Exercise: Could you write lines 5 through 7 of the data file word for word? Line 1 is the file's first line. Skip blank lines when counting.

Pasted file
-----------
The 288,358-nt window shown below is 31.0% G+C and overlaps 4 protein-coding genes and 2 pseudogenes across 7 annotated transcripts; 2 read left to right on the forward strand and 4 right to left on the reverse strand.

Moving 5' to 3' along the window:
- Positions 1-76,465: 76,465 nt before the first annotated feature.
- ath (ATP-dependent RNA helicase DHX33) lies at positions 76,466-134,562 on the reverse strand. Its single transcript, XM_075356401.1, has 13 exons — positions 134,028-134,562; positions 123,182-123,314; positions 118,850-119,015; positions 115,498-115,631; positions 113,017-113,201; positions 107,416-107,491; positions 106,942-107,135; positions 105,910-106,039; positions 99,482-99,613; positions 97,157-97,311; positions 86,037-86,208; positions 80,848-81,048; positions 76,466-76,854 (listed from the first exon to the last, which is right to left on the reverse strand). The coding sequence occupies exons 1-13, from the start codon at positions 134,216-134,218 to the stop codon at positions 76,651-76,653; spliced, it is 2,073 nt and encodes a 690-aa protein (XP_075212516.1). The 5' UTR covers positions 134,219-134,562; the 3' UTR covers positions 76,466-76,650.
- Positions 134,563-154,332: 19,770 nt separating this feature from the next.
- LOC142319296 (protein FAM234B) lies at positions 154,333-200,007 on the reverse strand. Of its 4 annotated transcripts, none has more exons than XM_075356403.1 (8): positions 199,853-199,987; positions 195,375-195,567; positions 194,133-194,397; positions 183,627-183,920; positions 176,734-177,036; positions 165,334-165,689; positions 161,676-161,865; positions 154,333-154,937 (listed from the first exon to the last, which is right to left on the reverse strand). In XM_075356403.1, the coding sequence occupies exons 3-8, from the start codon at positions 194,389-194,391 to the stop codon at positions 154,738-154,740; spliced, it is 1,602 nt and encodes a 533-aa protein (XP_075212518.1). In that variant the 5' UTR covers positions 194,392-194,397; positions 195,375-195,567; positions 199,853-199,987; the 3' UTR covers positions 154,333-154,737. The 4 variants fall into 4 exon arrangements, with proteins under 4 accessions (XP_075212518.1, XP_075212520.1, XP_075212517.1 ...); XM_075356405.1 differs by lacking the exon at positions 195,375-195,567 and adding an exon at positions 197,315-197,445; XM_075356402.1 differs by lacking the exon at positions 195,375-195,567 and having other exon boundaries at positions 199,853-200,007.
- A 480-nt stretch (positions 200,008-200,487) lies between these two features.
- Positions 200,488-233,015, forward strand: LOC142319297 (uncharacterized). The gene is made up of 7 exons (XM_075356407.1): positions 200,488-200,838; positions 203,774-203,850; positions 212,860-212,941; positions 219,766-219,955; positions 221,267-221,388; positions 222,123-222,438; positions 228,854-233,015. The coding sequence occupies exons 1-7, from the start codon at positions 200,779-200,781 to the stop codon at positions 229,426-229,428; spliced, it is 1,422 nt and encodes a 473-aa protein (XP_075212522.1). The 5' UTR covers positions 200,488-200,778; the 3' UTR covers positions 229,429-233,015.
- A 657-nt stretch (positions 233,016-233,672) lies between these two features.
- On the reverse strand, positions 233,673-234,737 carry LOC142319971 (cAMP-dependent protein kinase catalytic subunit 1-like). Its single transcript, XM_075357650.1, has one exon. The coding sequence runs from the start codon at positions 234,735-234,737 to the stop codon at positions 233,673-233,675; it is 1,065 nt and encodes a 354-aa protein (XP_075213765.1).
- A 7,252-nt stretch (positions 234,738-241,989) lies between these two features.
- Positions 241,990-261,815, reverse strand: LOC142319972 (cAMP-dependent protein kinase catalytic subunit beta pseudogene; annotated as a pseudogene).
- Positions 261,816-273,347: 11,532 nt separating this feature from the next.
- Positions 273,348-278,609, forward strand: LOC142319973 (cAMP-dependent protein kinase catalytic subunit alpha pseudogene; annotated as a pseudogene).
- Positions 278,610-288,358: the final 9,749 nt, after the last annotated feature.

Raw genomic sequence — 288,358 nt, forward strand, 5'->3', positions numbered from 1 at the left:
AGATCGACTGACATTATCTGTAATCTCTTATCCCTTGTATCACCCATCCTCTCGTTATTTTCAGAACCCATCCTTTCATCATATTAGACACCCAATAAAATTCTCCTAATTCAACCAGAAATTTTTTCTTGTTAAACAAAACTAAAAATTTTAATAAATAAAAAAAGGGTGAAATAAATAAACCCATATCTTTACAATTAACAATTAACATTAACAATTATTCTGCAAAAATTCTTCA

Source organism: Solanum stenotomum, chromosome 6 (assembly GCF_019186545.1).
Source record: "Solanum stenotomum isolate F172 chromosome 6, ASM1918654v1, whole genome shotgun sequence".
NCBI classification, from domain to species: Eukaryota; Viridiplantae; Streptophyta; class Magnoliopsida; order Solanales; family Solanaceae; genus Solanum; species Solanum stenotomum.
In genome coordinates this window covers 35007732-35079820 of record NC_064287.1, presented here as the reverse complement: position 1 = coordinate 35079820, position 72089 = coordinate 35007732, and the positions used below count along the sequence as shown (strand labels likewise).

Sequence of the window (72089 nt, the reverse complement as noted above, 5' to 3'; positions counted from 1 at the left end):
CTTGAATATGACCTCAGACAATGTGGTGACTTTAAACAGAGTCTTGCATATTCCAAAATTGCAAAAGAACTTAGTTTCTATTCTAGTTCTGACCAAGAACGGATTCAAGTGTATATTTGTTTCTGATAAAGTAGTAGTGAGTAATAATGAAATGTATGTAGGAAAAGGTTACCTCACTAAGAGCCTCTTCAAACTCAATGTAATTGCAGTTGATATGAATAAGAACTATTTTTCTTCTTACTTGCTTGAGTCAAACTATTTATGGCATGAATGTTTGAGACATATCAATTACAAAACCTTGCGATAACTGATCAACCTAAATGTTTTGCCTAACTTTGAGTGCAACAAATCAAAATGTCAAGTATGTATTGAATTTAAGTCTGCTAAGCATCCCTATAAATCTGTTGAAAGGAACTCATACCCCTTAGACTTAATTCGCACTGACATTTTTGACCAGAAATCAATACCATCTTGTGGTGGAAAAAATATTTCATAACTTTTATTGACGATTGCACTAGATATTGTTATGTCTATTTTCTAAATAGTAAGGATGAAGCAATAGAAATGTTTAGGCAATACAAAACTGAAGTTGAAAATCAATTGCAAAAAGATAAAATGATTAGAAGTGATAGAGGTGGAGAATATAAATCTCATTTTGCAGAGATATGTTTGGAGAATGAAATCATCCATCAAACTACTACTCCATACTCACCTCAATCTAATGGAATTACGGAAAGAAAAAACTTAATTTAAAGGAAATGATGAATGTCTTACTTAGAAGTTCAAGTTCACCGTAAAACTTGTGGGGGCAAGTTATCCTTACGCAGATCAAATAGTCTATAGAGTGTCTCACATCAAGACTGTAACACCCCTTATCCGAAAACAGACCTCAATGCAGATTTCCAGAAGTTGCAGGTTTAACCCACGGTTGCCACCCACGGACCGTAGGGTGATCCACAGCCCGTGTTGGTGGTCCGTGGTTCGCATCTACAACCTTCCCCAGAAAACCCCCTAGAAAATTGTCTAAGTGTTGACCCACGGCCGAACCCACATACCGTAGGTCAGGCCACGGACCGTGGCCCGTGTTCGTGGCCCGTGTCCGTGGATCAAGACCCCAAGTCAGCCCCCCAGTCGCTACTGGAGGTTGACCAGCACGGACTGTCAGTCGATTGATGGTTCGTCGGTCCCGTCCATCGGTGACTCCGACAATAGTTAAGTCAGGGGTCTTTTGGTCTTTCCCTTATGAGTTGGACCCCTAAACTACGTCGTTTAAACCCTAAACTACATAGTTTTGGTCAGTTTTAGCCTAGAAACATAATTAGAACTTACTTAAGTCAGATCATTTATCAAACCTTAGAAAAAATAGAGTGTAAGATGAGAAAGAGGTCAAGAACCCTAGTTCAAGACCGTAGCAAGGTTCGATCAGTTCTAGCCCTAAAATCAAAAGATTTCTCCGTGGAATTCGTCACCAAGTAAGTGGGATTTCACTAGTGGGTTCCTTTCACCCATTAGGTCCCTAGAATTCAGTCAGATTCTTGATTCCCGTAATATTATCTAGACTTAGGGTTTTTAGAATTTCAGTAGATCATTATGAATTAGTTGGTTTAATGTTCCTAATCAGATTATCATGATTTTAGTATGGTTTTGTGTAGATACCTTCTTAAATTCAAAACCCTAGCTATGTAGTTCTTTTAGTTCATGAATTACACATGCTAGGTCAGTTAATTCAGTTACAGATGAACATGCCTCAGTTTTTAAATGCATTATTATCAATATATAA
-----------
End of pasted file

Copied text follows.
- Positions 134,563-154,332: 19,770 nt separating this feature from the next.
- LOC142319296 (protein FAM234B) lies at positions 154,333-200,007 on the reverse strand. Of its 4 annotated transcripts, none has more exons than XM_075356403.1 (8): positions 199,853-199,987; positions 195,375-195,567; positions 194,133-194,397; positions 183,627-183,920; positions 176,734-177,036; positions 165,334-165,689; positions 161,676-161,865; positions 154,333-154,937 (listed from the first exon to the last, which is right to left on the reverse strand). In XM_075356403.1, the coding sequence occupies exons 3-8, from the start codon at positions 194,389-194,391 to the stop codon at positions 154,738-154,740; spliced, it is 1,602 nt and encodes a 533-aa protein (XP_075212518.1). In that variant the 5' UTR covers positions 194,392-194,397; positions 195,375-195,567; positions 199,853-199,987; the 3' UTR covers positions 154,333-154,737. The 4 variants fall into 4 exon arrangements, with proteins under 4 accessions (XP_075212518.1, XP_075212520.1, XP_075212517.1 ...); XM_075356405.1 differs by lacking the exon at positions 195,375-195,567 and adding an exon at positions 197,315-197,445; XM_075356402.1 differs by lacking the exon at positions 195,375-195,567 and having other exon boundaries at positions 199,853-200,007.
- A 480-nt stretch (positions 200,008-200,487) lies between these two features.